Ellen Willmott

  • Post published:03/12/2010
  • Post comments:7 Comments
Ellen Ann Willmott of Warley Place

Ellen Ann Willmott is no longer as famous as Gertrude Jekyll, yet . . .

“Ellen Willmott soon made a name for herself in horticulture, and helped to finance expeditions to acquire new plants. Queen Mary, Queen Alexandra and Princess Victoria visited her, and her garden became famous throughout Britain and beyond. She was one of two women awarded the RHS Medal of Honour in Queen Victoria’s Jubilee Year, 1897. The other was Gertrude Jekyll.”   This from the Warleyplace.org.uk website which has brief information about EAW and the ongoing work at the estate which was sold after her death in 1934.

Ellen Willmott gave her name to several plants, including Miss Willmott’s Ghost, a sea holly more properly known as Eryngium giagantium. She was much given to secretly dropping the seeds of this silvery, thistle-like plant in her friend’s gardens when she came to visit.

Not all her friends were happy to find this ghostly reminder of her previous visit when they bloomed in their carefully planned borders the following summer.  Was she generous or mischievous?   Hmmmmmmm.

By the time she died in 1934 she was penniless. “Her descent into bankruptcy never interfered with her purchase of any rare plant she coveted. Once, detainted for shoplifting, Willmott called upon her friend the Queen to intercede. The department store, after a yearlong hullabaloo, had to apologize for it’s “error.” As her fortune faded, Willmott became increasingly paranoid, toting a revolver in her handag, booby trapping her home against intruders, and having her daffodil display trip-wired so that air guns would blast anyone attempting to filch a few.

(Taken from Brooklyn Botanic Garden, Eccentric Ethusiast, Plants & Garden News, Val 17, Number 3, Fall 2002, by Ilene Sternberg)”

I have no Miss Willmott’s Ghost in my garden, but last year, when my friend Jerry Sternstein was giving me a tour of his 60 lilacs, he pulled up a root of the single white Miss Willmott. She is now thriving in my garden, surrounded by daffodils. I don’t expect her to bloom this year, but I am cultivating patience.

This Post Has 7 Comments

  1. Flaneur

    I’m not certain free license ought to be given everyone with a whim to replicate the fanciful Miss Willmott’s scattering of her “Ghost” seeds. I’d have the poor luck to have a visitor sowing seeds of destruction in the form of yet another invasive species. Nonetheless, you are to be applauded for reviving the memory and tales of gardeners past and reminding us that the eccentricities, follies and colorful displays are not the preserve of merely the garden but also of the gardener. That Miss Willmott, in England no less, was packing a pistol is a little extreme: given the many tools any gardener would have on hand, one would think she’d simply brandish a trowel as she exited Harrod’s with purloined pots of (no doubt) Paeonia ‘High Noon’. A fascinating posting, Pat!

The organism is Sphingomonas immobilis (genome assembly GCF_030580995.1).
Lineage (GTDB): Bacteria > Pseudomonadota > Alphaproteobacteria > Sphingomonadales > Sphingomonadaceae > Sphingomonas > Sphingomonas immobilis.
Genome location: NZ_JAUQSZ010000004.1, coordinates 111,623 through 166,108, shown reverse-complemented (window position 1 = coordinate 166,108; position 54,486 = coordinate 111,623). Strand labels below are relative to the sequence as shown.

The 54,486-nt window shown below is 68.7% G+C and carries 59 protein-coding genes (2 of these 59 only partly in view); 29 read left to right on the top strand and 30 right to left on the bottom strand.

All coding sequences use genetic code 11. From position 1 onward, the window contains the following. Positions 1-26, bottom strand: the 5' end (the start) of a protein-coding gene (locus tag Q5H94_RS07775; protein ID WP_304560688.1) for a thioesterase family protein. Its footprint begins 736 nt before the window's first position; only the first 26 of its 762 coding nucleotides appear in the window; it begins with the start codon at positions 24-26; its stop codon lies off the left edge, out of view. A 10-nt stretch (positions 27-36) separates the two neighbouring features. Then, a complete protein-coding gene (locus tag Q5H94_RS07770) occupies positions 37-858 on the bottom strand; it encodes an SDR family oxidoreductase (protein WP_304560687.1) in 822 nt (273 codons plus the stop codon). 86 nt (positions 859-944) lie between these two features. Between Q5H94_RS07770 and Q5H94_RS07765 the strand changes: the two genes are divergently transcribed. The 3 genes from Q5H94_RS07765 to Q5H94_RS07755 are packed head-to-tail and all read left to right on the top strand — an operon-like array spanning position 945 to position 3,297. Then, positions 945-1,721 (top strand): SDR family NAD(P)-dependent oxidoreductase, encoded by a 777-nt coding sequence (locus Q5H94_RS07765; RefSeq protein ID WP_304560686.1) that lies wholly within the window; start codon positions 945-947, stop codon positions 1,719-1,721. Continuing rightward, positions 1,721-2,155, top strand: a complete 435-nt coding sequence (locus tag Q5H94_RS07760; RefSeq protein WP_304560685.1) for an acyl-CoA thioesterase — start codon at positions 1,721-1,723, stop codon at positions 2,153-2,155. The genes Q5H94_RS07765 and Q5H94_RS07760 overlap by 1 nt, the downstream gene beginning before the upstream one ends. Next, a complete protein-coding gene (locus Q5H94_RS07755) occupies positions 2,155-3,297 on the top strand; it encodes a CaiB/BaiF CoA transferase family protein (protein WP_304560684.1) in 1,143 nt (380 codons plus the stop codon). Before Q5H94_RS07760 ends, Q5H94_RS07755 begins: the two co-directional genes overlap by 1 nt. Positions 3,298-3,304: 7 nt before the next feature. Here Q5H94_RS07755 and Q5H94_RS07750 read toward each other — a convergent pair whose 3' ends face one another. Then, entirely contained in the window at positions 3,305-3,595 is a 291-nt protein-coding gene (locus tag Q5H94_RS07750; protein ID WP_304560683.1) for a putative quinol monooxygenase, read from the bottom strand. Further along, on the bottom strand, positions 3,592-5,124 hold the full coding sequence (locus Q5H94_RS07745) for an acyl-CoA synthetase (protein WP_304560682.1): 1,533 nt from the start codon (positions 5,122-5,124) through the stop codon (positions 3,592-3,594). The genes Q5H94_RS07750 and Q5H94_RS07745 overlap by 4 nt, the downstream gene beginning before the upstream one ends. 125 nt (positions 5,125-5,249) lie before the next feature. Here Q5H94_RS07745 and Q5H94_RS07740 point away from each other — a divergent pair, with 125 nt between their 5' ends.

2. Pat

    Flaneur – I prefer the technique of giving away Miss Willmott roots, to scattering Miss Willmott’s Ghost. She did become wild and wooly towards the end.

  3. Layanee

    That is a very nice ‘character’ piece on Miss Wilmott. I had heard of her penchant for spreading seed but the revolver and air gun now that is something that I might have to consider. Hmmmmm…..those pesky deer could have more of a fight on their hands.

  4. Pat

    Layanee – We gardeners have been driven to desperate lengths!

  5. Carol

    Good Morning Pat! Another great post… this one is intriguing! I will call the library this morning to get a book on Miss Willmott! I love the idea of secretly dropping seeds into a friend’s garden! I would say it was a bit mischievous!! LOL Though as most gardeners I would guess she had a very generous nature. I am so excited to discover more about her… your essay nearly brought me to tears. I love the ending of how you now have a namesake in your garden. What a sweet friend you have in Jerry! We surly have to “cultivate patience” here … waiting for spring. The rain will wash away more snow today!! ;>) Carol

  6. Pat

    Carol – good luck finding a book. Let me know if you are successful. I think one of the reasons she is not better known is that she became mentally ill during towards the end of her life, and therefore very difficult. Her garden was one of the great ones.

  7. Ruby

    How fascinated was for me reading Miss Willmott’s ghost story… did she ever got a family of her own… perhaps that explains going demential and lonely at the end of her life… tragic end for me… how come one who created gardens of beauty did not produced fruit and rooted herself into seedlings to create her own heritage that will go for centuries…. hard to believe her life was lived day by day with not vision of a future generation of Willmott offsprings. A garden is for ever. It is a gift to generations to come. Impacted me for sure her story. I am a lover of plants and battle with weeds and pests… and yet when a bloom captivates me to an achy heart, I so wish my future grandchildren will delight in its beauty. Her end is a ghost to dread, certainly. Happy gardening and happy self among hollyhocks and Lupins.

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